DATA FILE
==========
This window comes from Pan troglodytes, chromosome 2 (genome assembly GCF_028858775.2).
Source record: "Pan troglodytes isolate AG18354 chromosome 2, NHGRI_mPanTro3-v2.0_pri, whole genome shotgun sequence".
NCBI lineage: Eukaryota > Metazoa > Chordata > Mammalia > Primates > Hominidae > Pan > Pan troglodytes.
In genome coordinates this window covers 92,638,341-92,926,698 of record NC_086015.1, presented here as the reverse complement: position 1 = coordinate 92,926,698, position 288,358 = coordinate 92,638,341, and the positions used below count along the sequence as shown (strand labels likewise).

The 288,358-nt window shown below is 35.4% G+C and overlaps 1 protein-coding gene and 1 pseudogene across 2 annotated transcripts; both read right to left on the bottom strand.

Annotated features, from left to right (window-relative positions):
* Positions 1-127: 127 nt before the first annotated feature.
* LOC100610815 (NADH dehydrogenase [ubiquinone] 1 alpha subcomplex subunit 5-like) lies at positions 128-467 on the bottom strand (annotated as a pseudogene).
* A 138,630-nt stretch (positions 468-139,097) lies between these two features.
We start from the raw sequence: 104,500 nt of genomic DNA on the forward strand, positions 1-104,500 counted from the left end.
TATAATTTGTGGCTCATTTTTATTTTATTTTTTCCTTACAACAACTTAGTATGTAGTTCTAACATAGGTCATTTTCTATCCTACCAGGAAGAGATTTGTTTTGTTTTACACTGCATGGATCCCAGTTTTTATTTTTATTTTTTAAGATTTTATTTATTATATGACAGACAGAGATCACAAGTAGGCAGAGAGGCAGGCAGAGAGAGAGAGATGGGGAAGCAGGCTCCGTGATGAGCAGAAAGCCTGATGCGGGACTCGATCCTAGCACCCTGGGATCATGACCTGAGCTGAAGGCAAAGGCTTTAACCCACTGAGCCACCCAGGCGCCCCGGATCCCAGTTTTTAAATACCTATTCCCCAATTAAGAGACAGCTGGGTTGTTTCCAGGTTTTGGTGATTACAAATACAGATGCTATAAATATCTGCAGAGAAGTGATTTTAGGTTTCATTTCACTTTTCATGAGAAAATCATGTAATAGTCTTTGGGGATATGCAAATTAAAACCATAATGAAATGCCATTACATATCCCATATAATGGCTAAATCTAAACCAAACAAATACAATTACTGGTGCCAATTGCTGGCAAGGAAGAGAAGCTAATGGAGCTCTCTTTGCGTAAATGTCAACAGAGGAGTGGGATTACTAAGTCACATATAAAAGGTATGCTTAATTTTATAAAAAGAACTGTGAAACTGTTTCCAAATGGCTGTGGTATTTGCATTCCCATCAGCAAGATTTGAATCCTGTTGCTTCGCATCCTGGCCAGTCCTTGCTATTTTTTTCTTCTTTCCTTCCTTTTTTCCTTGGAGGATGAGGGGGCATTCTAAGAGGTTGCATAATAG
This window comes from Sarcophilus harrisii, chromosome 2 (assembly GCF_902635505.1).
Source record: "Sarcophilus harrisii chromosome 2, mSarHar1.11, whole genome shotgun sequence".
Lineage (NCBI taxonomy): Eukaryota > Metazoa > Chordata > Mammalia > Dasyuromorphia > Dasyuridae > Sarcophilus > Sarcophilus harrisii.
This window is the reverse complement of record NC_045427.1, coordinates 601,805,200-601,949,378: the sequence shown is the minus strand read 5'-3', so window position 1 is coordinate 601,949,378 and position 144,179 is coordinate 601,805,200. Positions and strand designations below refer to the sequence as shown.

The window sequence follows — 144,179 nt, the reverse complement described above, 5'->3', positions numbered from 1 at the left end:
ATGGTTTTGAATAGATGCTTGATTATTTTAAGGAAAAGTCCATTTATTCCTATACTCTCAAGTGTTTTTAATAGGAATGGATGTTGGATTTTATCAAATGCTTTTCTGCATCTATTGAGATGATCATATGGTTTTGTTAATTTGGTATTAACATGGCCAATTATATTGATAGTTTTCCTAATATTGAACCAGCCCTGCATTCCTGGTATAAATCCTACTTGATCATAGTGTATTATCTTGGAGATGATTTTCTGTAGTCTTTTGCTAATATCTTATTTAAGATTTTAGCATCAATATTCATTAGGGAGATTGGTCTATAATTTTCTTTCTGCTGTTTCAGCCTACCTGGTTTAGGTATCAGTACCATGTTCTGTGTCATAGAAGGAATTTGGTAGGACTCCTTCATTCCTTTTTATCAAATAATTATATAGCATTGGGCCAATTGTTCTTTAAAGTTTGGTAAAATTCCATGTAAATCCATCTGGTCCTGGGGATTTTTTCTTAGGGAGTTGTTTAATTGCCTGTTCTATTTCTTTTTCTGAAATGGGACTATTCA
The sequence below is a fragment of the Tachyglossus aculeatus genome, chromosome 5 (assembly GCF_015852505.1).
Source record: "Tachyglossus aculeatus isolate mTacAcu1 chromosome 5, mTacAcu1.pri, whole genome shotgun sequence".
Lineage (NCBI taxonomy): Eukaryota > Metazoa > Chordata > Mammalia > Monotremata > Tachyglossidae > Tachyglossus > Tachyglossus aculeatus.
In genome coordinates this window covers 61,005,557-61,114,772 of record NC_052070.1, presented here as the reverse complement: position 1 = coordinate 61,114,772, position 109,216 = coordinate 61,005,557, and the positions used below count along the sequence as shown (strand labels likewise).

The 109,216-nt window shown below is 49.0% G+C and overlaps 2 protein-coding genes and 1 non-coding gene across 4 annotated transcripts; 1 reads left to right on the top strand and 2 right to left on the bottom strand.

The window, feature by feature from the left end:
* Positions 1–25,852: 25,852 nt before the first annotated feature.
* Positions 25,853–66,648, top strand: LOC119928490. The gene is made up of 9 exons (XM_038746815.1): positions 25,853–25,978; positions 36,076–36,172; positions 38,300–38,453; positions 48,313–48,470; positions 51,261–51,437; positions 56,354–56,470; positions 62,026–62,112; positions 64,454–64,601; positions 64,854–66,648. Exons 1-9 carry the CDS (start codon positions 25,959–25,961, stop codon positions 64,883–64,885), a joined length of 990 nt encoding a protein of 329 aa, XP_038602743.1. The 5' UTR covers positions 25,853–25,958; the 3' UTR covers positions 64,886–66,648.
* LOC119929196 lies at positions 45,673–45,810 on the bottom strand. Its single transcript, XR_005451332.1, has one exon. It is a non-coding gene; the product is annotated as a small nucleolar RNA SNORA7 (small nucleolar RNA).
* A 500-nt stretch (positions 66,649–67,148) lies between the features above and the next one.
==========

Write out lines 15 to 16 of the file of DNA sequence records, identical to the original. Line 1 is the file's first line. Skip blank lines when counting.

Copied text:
This window is the reverse complement of record NC_045427.1, coordinates 601,805,200-601,949,378: the sequence shown is the minus strand read 5'-3', so window position 1 is coordinate 601,949,378 and position 144,179 is coordinate 601,805,200. Positions and strand designations below refer to the sequence as shown.

The window sequence follows — 144,179 nt, the reverse complement described above, 5'->3', positions numbered from 1 at the left end: